Erik Cruz Morales (He/Him) is the Policy and Advocacy Manager at the New Jersey Alliance for Immigrant Justice. Erik leads NJAIJ's advocacy efforts by crafting, managing, and executing strategy for NJAIJ's core campaigns and supporting campaigns in the larger social and racial justice advocacy landscape. Before joining NJAIJ, he was a Program Associate and Philanthropy Fellow at The Fund for New Jersey, a private foundation in Princeton, NJ, that focuses on supporting nonprofit organizations advocating for a range of critical issues affecting the state of New Jersey, including affordable housing, environmental justice, immigrant rights, racial justice, and more. Prior to The Fund, Erik worked at NJ Housing and Mortgage Finance Agency as an Eagleton Fellow, and previously interned at the ACLU of New Jersey, in Assemblyman Gordon Johnson's office and Congressman Bill Pascrell's office. He has his Master's degree in public administration, with a concentration in leadership for public organizations, from the School of Public Affairs and Administration at Rutgers University Newark. Erik resides in Essex County and is deeply committed to New Jersey. He is passionate about civic engagement and helping others understand the issues affecting their communities.
  • For me, immigrant justice means the humane treatment of all immigrants across all borders, but unfortunately, immigrants and migrants all over the world face oppressive and violent systems. The root causes of migration include imperialism, colonization, violence, persecution, natural disasters, and capitalism and economic globalization that impose poverty and displacement, too often due to policy decisions being made in other countries. To reach true justice, we must recognize and push back against global policies that force people to move. Immigrant justice is about treating communities with dignity and respect, allowing immigrants to thrive and creating safe spaces.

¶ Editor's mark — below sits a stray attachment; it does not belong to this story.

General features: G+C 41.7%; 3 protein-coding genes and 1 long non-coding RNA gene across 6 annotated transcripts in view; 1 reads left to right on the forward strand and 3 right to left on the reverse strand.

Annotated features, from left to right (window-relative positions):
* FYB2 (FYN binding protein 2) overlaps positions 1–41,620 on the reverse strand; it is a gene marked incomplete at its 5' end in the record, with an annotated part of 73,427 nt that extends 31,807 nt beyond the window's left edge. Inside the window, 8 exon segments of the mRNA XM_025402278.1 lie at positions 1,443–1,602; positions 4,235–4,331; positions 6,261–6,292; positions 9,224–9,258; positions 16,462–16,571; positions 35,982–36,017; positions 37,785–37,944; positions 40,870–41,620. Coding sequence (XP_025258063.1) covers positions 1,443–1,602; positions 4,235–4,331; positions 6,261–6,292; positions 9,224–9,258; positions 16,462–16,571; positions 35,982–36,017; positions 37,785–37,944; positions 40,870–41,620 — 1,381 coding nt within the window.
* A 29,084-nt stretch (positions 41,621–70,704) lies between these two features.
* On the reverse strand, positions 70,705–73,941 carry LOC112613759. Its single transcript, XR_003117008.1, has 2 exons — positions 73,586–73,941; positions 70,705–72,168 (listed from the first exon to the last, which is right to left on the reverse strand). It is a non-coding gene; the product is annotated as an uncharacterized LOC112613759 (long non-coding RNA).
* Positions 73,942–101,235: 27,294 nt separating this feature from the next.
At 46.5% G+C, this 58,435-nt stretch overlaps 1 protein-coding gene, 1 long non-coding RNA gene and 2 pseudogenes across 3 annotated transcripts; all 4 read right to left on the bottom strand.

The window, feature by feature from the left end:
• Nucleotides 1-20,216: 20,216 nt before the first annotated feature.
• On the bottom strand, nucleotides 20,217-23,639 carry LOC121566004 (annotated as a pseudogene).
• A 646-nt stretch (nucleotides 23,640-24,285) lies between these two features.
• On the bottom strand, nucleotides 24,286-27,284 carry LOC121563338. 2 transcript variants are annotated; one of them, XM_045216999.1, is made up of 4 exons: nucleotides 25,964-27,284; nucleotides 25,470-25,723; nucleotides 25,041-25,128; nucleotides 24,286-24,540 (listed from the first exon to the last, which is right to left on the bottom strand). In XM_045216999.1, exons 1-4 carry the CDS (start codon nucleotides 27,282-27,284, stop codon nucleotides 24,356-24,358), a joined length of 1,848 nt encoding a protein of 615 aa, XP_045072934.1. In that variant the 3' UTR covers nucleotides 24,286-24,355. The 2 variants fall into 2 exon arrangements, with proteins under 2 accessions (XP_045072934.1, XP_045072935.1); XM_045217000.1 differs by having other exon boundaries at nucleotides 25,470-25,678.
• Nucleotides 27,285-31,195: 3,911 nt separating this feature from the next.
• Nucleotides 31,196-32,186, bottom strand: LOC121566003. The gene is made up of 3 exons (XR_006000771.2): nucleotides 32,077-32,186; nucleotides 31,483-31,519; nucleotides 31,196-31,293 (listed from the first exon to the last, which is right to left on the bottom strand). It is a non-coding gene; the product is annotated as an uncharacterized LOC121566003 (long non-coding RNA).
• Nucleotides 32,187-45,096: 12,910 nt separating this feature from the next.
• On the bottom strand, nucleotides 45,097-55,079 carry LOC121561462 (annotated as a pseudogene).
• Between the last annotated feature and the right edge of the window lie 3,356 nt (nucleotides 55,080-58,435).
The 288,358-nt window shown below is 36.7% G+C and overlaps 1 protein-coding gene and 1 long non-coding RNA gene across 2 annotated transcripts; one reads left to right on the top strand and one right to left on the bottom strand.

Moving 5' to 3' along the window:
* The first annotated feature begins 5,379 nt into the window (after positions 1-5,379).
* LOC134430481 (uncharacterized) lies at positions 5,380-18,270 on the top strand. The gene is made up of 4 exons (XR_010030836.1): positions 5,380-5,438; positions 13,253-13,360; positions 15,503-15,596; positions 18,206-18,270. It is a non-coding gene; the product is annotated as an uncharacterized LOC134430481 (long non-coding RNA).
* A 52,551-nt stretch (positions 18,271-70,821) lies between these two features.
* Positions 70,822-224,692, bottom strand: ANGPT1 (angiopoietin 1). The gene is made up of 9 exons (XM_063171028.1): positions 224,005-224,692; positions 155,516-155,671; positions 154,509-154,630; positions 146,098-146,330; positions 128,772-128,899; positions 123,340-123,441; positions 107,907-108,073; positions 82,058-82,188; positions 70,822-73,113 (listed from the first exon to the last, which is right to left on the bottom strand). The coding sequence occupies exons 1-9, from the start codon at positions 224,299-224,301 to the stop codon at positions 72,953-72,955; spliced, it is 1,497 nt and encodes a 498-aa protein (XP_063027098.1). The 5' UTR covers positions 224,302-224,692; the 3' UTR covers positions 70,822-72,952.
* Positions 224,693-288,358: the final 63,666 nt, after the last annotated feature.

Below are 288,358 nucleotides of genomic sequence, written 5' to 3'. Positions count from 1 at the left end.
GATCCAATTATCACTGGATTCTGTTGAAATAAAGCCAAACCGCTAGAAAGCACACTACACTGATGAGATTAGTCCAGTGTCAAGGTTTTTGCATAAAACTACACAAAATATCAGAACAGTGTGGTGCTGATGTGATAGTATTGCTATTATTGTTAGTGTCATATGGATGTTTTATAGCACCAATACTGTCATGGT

• My favorite advocacy memory was when I attended a rally outside the Supreme Court in Washington, D.C., with my partner and sisters regarding the legality of the DACA program. Seeing so many community members come out in support of DACAmented youth was beautiful. As an immigrant from Oaxaca, Mexico, and a beneficiary of DACA, I felt empowered and supported by other impacted individuals all across the country.

  • I have a couple of favorite movies but I’d have to go with Shrek. I enjoy watching all types of movies, so let me know if you have any recommendations!